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A real renewables gem in hydro history

30 Nov 2020

Rannoch power station, part of the Tummel Garry scheme has reached an incredible and rare milestone by generating power for 90 years.

Formally inaugurated on the 30th November 1930, the site has been well maintained to keep it in full working order and to the present day, it continues to be part of SSE Renewables contribution to decarbonising the power sector and achieving net zero emissions by 2050. We wanted to celebrate Rannoch’s important role and couldn’t miss an opportunity to delve into our archives to help celebrate its special anniversary.

The power station was constructed by Balfour Beatty & Co and originally owned and operated by the Grampian Electricity Supply Company. Construction pre-dated the 1943 Hydro Electric (Scotland) Act and eventually the newly formed North of Scotland Hydro Electric Board took over the power station in 1948. Ownership has remained within the same company ever since and forms part of the SSE Renewables UK Ltd hydro portfolio.


The Rannoch team in the 1940s

The power station was camouflaged throughout the war to help protect it from air strikes.

"The Grampian Hydroelectric Scheme was the first major public supply development which utilised high head reservoir storage technology (as opposed to run of the river technology as employed at Galloway - see separate listings). The geography of the Tummel valley was well suited to the development of a hydroelectric scheme, but local demand for electricity was insufficient to justify its completion. The development of the national grid in the mid-1920s meant that power generated in the Highlands could be exported to the populous central belt. The Central Electricity Board guaranteeing an assured market for the Grampian Power Company prompting further development. The relatively unforgiving terrain made construction difficult, and significant development of road infrastructure was required, including a new bridge at Tummel to allow access for the transportation of major pieces of structure from the nearest rail link at Struan."

Historic Environment Scotland

Construction began in September 1928 with a cost attached of £175k (£8m in today’s money) and was described as ‘wonderful piece of engineering expeditiously carried out’ by the local press at the time.

Construction works and parts being delivered to Rannoch construction site in 1928/29.

During construction approximately 1,000 men were continuously employed, and their job included the back-breaking excavation of around 165,000 tonnes of rock to create the 2 ¾ mile long tunnel through the hill between Loch Ericht and Loch Rannoch.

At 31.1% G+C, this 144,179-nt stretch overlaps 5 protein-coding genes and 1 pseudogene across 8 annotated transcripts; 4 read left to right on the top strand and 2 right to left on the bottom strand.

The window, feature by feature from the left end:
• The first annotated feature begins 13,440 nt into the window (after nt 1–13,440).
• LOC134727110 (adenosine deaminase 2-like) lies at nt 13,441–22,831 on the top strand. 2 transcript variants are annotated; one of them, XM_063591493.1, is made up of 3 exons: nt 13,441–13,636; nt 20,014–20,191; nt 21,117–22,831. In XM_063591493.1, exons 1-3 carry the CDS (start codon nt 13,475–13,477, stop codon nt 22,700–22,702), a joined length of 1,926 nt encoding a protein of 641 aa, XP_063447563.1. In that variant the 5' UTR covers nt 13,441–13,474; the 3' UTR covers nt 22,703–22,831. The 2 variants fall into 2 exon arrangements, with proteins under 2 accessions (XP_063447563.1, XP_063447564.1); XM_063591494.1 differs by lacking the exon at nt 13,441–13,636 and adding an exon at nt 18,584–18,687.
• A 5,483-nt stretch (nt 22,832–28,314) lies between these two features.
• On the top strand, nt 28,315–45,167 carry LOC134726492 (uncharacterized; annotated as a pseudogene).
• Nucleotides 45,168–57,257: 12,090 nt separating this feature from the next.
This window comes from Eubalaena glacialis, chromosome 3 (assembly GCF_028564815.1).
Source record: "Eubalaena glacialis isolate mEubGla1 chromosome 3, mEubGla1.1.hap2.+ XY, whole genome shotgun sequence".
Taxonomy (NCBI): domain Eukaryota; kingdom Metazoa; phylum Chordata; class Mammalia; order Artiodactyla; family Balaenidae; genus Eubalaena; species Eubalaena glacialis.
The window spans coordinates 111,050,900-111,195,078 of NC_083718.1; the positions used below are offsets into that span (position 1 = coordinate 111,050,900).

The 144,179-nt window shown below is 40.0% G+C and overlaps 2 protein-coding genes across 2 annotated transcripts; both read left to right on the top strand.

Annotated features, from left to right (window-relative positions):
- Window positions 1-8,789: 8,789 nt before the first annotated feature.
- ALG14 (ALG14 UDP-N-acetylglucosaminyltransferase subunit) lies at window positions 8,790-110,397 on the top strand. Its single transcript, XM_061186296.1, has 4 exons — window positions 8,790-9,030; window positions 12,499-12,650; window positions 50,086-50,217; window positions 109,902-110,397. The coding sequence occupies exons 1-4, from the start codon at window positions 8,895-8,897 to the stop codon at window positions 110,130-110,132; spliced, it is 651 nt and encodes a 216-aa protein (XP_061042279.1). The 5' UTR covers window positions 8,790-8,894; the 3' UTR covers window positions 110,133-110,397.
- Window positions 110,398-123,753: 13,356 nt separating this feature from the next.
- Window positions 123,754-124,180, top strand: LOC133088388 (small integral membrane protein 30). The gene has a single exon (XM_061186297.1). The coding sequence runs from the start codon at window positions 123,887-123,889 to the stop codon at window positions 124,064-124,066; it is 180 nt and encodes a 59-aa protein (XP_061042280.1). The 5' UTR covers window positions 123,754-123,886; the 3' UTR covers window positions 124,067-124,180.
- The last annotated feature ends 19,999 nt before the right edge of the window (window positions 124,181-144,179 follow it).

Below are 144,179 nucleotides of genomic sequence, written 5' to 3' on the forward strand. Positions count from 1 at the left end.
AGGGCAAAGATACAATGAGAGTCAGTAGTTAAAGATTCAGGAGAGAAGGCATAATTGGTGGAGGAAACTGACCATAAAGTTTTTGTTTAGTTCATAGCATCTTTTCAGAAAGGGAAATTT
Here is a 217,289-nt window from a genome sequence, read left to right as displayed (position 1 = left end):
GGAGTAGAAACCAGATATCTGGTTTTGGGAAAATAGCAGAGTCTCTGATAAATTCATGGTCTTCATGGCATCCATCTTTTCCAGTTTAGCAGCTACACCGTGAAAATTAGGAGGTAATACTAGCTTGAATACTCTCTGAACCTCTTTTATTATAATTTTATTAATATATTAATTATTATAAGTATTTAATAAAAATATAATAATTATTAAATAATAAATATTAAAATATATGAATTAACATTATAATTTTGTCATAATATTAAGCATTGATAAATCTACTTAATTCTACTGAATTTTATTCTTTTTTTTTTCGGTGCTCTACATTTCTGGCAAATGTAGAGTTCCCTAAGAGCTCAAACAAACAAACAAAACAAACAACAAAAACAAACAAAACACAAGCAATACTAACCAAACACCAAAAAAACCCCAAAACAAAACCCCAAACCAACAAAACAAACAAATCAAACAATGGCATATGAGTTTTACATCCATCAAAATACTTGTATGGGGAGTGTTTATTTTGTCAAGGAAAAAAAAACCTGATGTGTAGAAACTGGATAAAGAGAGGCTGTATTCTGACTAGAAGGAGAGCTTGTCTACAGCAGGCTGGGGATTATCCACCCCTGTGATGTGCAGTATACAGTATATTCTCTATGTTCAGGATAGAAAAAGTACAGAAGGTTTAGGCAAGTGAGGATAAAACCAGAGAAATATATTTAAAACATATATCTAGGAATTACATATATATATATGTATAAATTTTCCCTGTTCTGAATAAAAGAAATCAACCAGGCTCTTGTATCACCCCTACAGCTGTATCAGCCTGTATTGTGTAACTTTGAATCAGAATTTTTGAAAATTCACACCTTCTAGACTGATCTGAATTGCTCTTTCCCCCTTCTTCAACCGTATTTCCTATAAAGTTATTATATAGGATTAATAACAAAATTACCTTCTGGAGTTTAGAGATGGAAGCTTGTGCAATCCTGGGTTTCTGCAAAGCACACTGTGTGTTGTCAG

The big switch-on went without hitch, however it was a private affair and conducted in the presence of the engineers and other construction workers. This included the director of Balfour, Beatty & Co, the resident engineer, chief electrical engineer, chief engineer for Balfour, Beatty & Co. and the engineer manager of the Scottish Central Electricity Supply Co and the Grampian Electricity Supply Co.

"Sir William Halcrow was one of the foremost engineers of the twentieth century and was highly experienced in the development of hydroelectricity having served his apprenticeship with Thomas Meik and Sons, the company responsible for both Kinlochleven and Lochaber water power schemes on behalf of the British Aluminium Company (see separate listings). His work on the Grampian scheme came in between the Kinlochleven and Lochaber developments, and his experience in developing the Kinlochleven scheme can clearly be seen in the highly efficient pioneering nature of the Tummel Garry development. Halcrow's association with hydropower and water engineering was longstanding and after 1943 he went on to work on several projects for the North of Scotland Hydro-Electric Board including the Glen Affric and Glen Morriston schemes. The company also completed work elsewhere in the UK and overseas."

Historic Environment Scotland

The power station has an installed capacity of 44.1MW with three Francis turbines that operate under a gross head of 156m. It is fed by tunnel and pipeline from Loch Ericht and outputs into Loch Rannoch. Kinloch Rannoch Weir controls water flowing from Loch Rannoch into Dunalastair reservoir. The low dam is designed to provide enough upstream depth while still allowing water to flow through, the height of the weir can be adjusted as required.

Rannoch power station was last refurbished 20 years ago in 2000 when £10m of upgrades were made. It is an important part of SSE Renewables portfolio – both historically and operationally and we’re proud of the role this gem continues to play as we drive the transition to a zero-carbon future.

To find out more about SSE’s Heritage please visit www.sseheritage.org.uk or connect with us at heritage@sse.com or on our social channels @sseheritage (Facebook, Instagram and Twitter).